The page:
A reckoning for small business
The coronavirus pandemic is putting America’s small businesses to the test of a lifetime. Millions might not survive — and many of the tens of millions of jobs they support could evaporate.
The big picture: None of the rescues that have emerged — including federal government loans and grants, states offering their own support programs, and even some in the private sector stepping up to help — has made the future look particularly bright.
The suffering is already having devastating ripple effects on the U.S. economy.
- Small businesses shed more than 11 million jobs in April — making up more than half of the 20 million lost in the private sector last month, according to payments processor ADP.
The long-term fallout will be harsh:
The big are getting bigger while the smallest shrink — or disappear. It was hard enough to compete before the pandemic. But now, their giant competitors — some of which kept operating as essential or have huge online presences and more resources — are thriving, as corporate earnings reports this week showed.
- For small businesses, there's a "basic desperation for survival," says Tom Sullivan, who heads up small business policy at the U.S. Chamber of Commerce.
Half-capacity and tighter margins. Among restaurants, for example, "distance eating" will require pouring a lot of money into keeping diners away from one another and from the waitstaff, as Axios' Jennifer A. Kingson reported this week. Small stores may not be allowed to let in as many shoppers at a time as they had before.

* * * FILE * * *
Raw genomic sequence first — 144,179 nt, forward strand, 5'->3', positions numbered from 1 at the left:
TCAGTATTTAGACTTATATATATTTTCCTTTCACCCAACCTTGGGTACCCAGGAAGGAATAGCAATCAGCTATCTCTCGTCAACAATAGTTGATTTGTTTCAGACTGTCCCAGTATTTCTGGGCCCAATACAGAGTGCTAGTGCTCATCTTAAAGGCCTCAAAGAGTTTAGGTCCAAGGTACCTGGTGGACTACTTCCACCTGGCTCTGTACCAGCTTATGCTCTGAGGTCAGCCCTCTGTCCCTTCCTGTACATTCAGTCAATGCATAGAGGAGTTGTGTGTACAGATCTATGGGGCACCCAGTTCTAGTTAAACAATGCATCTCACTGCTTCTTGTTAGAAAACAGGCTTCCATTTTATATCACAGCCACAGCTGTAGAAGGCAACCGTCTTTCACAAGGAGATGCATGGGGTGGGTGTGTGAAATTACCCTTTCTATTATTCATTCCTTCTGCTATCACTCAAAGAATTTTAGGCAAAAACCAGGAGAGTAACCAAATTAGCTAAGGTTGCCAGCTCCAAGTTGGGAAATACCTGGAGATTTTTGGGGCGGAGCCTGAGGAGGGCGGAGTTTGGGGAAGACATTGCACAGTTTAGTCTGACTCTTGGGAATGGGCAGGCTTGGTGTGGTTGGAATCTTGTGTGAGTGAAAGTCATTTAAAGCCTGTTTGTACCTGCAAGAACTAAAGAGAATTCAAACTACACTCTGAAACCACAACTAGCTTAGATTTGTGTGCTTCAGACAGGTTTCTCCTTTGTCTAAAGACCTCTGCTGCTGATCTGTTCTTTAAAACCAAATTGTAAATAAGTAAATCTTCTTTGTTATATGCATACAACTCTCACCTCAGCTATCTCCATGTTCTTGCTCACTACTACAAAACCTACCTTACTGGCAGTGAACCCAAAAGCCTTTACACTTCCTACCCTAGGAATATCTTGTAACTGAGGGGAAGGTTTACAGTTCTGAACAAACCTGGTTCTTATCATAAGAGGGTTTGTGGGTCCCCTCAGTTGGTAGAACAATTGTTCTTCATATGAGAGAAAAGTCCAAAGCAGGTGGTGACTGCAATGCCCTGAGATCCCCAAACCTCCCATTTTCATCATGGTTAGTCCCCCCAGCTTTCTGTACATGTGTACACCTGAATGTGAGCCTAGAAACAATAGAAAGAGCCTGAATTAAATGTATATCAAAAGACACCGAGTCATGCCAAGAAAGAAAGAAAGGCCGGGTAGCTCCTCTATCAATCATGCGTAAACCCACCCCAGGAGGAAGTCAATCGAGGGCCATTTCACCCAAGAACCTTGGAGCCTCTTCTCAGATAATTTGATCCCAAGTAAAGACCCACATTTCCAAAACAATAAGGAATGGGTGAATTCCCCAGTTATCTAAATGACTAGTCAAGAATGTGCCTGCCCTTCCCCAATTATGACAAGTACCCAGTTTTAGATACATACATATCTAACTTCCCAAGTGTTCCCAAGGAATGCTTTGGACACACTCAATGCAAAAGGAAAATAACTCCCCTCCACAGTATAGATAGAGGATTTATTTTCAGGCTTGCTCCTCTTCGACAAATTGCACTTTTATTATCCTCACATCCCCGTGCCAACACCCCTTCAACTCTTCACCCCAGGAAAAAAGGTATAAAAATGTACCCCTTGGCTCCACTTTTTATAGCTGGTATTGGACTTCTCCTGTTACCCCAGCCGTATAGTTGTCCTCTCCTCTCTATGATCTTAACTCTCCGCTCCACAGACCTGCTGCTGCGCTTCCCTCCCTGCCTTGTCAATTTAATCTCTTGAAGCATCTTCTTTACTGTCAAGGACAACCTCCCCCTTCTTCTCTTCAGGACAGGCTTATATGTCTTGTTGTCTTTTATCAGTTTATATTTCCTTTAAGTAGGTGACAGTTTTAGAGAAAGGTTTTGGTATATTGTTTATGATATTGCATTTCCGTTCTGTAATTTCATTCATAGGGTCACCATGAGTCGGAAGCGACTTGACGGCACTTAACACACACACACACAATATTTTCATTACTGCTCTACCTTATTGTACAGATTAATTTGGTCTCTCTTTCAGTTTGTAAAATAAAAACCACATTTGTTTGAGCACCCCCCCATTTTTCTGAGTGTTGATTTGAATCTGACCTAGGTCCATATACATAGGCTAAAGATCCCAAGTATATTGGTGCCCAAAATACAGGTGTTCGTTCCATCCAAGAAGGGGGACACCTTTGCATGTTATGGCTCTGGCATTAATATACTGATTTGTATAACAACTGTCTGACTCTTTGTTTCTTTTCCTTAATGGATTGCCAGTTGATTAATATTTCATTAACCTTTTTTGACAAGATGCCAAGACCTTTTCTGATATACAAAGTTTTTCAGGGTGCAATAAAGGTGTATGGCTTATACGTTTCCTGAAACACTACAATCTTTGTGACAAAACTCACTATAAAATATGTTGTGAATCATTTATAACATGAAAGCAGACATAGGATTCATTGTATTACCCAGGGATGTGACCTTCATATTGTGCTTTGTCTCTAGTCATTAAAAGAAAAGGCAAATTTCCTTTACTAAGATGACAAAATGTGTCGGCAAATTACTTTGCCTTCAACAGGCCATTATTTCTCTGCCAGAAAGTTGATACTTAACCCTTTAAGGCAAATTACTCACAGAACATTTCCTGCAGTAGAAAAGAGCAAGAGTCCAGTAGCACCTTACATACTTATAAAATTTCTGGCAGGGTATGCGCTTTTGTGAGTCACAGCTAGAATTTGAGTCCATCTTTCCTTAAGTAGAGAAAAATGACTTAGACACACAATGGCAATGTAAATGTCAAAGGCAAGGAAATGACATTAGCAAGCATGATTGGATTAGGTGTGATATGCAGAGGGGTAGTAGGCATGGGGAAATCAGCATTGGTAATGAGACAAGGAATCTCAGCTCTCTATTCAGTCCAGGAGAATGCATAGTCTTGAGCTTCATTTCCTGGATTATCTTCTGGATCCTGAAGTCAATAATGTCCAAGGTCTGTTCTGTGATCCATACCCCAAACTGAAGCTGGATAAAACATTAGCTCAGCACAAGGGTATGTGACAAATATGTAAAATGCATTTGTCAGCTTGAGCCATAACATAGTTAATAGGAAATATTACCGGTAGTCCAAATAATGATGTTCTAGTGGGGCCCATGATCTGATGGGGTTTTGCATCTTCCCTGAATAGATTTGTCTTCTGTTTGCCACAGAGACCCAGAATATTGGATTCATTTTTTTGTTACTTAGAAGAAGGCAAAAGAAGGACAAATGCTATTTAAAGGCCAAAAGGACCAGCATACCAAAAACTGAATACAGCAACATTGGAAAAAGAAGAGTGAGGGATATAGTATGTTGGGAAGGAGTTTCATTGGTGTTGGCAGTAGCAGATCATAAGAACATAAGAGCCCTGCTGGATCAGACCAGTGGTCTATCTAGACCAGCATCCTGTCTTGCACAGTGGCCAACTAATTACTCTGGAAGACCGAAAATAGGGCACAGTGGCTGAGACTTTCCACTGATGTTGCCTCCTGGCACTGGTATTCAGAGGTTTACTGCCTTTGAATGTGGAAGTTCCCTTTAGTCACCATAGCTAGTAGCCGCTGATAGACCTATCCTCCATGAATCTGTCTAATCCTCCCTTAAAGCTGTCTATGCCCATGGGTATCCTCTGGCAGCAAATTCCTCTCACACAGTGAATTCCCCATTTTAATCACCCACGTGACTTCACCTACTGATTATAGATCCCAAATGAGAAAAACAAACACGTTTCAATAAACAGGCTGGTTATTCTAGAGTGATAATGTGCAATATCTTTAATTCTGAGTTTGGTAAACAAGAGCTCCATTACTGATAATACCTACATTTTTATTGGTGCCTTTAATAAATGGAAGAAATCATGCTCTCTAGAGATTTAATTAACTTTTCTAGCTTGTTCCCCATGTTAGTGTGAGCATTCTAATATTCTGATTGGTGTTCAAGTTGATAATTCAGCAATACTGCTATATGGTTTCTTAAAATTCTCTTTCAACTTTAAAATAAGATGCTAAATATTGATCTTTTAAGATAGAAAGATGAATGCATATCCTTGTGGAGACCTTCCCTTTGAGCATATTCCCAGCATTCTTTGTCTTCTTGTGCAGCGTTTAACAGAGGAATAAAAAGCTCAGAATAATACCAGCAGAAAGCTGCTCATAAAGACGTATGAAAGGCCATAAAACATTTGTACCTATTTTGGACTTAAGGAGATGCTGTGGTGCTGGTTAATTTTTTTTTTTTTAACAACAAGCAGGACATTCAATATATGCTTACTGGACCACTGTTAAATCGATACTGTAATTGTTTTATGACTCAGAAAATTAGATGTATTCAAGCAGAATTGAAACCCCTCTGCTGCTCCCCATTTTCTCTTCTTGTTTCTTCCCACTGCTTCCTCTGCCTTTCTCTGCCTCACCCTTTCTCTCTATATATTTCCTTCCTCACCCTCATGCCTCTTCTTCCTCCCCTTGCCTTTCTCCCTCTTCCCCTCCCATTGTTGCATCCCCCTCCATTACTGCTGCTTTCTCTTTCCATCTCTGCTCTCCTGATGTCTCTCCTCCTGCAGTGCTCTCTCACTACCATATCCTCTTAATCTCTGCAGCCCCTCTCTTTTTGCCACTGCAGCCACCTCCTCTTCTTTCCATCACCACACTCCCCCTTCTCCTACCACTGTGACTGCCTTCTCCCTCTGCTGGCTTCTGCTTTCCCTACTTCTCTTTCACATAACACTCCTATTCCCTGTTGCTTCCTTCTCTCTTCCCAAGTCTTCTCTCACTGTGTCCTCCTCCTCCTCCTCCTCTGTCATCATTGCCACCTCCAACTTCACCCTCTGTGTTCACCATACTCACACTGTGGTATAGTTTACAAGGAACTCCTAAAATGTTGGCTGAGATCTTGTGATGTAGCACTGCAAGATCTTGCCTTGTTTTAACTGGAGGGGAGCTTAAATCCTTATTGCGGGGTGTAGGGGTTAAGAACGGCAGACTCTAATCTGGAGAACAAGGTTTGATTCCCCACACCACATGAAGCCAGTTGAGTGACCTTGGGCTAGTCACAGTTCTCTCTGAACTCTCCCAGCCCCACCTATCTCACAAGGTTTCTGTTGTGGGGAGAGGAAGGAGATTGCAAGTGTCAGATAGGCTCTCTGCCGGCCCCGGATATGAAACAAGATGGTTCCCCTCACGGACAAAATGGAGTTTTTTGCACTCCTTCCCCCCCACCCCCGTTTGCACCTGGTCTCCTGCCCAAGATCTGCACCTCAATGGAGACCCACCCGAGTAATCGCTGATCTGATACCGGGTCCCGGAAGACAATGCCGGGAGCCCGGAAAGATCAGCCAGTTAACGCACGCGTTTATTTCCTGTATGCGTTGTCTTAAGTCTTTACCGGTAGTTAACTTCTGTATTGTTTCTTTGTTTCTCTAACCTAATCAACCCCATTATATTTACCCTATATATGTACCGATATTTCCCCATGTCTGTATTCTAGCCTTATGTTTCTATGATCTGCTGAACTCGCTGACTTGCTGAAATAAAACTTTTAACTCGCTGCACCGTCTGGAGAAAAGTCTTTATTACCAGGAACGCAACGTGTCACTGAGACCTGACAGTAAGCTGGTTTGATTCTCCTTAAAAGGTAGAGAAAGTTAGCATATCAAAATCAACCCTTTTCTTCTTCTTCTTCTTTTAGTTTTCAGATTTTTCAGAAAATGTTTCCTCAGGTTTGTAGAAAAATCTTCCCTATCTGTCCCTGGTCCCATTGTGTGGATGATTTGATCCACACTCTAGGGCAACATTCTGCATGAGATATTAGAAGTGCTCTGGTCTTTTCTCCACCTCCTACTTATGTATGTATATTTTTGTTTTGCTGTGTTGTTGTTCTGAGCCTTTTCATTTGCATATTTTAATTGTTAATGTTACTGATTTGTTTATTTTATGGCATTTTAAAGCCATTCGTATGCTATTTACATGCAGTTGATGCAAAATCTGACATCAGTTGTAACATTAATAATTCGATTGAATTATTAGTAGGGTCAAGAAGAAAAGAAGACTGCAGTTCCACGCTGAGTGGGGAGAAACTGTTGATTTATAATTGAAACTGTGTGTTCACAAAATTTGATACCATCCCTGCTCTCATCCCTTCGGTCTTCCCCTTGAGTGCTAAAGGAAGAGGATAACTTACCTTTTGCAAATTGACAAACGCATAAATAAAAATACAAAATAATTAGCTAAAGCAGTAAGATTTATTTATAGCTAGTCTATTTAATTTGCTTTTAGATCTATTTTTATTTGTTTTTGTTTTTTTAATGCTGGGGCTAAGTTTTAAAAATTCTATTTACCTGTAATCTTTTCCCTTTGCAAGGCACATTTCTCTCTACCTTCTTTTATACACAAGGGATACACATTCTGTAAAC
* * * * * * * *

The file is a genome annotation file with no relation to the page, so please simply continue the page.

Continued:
- Joanne Chang, who runs Boston-based restaurants, says she hopes business returns to the point where she needs all of her employees back.
- “But realistically with social distancing we don’t think that’s going to be the case,” Chang said at an event hosted by the Federal Reserve this week.
Less demand. Businesses that rely on foot traffic during the workday, for example, will see demand dry up as bigger corporations tell their workers to stay home (possibly forever).
- And high levels of unemployment are expected to persist even as the economy reopens, which will crimp consumer spending that small businesses rely on.
The lingering threat of a “second wave.” Although President Trump has vowed to keep the economy open even if there's a fresh spike in coronavirus cases, individual states and businesses could proceed differently — as they did the first time.
- The specter of a next-wave outbreak raises a new set of questions for small business owners about how they to operate under the lingering threat of a new economic lockdown — and more lost revenue.
The bottom line: Post-pandemic America will have fewer of the neighborhood shops, restaurants and bars that we've grown up with, relied on, worked for, and viewed as pillars of our communities. Holly Wade, head of research at the National Federation of Independent Business, warns of "a fine line" between surviving temporary closures or reduced business during lockdowns and insolvency.
- "I don’t think it would be overstating to say a large number of small businesses are likely not to make it to the other side," Wade says.